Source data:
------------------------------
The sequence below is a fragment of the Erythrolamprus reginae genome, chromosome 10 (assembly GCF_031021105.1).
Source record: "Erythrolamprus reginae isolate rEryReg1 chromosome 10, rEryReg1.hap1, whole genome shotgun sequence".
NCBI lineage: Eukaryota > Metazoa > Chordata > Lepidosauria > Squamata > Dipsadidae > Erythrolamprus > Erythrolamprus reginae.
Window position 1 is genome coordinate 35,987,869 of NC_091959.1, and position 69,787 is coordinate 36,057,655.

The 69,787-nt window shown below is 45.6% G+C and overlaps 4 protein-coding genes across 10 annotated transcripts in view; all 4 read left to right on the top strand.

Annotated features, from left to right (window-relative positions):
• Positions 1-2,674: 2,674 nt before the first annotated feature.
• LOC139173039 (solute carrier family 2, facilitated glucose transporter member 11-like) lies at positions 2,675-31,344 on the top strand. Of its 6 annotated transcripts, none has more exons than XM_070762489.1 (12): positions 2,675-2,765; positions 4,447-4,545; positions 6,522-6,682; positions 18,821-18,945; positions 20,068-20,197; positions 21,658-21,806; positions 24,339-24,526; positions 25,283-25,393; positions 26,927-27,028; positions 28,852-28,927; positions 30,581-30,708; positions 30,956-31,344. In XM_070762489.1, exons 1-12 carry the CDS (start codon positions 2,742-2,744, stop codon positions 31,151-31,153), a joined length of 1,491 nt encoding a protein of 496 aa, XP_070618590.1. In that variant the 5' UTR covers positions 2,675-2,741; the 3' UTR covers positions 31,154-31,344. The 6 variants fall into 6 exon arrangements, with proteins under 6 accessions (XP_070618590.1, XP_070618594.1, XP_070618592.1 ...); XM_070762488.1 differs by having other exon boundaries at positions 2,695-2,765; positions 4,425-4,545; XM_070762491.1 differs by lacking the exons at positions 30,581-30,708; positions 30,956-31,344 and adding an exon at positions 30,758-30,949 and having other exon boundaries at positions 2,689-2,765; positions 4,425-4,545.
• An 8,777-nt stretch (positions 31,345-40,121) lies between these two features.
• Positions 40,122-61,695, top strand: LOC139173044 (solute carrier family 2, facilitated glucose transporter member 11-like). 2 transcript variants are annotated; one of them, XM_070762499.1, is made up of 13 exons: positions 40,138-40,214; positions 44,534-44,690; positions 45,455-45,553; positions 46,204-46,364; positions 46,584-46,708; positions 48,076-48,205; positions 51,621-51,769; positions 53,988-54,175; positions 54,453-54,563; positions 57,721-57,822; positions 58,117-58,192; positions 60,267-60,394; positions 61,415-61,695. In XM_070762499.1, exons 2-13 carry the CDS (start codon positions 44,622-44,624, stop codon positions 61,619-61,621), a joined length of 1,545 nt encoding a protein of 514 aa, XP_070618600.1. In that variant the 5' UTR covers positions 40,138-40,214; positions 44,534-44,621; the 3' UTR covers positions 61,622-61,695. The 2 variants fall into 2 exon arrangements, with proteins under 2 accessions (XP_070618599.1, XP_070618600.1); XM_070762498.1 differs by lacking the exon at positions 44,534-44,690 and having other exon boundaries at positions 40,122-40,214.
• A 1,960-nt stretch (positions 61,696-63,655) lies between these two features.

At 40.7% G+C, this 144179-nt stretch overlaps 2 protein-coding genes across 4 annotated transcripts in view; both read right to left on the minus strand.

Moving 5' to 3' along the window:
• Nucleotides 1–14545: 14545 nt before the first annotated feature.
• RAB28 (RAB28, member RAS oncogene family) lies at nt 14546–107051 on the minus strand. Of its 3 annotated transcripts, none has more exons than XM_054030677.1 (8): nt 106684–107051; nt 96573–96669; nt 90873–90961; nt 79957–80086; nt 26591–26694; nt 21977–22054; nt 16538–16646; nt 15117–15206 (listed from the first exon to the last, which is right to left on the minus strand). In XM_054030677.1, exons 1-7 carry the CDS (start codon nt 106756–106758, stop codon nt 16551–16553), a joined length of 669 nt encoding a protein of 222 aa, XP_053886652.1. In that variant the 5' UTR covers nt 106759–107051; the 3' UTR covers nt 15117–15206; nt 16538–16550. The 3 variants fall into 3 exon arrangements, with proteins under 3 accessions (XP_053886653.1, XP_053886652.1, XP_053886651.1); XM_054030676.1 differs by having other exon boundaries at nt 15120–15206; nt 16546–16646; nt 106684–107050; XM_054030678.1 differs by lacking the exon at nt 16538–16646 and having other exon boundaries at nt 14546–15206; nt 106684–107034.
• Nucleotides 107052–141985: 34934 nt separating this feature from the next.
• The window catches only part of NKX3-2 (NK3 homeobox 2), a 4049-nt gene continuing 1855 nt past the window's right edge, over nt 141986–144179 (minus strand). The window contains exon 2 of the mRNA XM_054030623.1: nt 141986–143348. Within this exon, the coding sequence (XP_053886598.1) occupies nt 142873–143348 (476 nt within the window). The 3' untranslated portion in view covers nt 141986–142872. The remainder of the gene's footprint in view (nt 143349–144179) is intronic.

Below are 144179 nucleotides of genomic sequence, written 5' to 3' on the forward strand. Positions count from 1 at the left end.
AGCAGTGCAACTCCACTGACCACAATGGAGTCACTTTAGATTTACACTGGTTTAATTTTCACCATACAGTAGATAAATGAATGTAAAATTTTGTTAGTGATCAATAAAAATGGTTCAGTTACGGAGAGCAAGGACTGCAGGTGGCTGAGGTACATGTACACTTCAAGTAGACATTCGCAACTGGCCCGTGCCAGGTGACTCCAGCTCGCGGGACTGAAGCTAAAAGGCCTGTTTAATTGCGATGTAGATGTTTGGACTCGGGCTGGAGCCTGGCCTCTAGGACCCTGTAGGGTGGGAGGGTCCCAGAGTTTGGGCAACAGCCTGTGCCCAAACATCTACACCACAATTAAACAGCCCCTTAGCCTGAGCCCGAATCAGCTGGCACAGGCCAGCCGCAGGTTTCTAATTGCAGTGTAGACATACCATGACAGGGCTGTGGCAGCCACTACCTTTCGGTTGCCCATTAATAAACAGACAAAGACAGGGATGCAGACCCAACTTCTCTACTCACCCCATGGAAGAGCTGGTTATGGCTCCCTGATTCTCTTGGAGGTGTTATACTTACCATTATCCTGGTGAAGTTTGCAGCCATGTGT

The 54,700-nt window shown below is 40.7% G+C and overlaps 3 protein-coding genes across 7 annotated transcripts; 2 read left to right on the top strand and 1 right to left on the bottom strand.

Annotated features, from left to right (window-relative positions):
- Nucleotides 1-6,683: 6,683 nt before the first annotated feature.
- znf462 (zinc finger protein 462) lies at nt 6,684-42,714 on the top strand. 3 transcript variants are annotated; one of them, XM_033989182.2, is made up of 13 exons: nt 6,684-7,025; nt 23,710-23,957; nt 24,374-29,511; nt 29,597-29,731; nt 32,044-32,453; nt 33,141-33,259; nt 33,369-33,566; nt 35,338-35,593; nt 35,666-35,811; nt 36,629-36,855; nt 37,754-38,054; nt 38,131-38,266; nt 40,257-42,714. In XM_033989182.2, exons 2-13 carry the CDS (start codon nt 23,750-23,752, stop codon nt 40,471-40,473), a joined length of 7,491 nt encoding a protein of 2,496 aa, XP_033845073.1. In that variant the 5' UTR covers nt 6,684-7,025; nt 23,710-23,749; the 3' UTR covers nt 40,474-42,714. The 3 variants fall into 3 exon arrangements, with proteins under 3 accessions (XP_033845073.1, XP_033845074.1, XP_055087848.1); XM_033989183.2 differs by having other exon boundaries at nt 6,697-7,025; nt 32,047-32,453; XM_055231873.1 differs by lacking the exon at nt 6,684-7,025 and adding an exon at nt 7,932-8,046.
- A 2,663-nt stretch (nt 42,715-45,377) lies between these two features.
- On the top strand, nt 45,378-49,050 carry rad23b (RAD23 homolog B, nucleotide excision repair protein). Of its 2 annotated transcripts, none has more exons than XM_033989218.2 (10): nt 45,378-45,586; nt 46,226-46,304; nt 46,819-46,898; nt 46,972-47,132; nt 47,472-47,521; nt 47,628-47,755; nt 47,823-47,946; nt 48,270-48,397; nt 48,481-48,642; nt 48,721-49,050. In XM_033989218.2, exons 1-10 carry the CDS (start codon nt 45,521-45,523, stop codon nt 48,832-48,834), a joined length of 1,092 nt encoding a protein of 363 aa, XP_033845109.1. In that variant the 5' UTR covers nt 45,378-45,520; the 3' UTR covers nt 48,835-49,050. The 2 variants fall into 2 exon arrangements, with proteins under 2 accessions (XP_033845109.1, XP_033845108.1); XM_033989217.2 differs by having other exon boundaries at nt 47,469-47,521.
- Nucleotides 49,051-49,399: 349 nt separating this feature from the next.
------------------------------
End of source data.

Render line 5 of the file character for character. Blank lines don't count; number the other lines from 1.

The 69,787-nt window shown below is 45.6% G+C and overlaps 4 protein-coding genes across 10 annotated transcripts in view; all 4 read left to right on the top strand.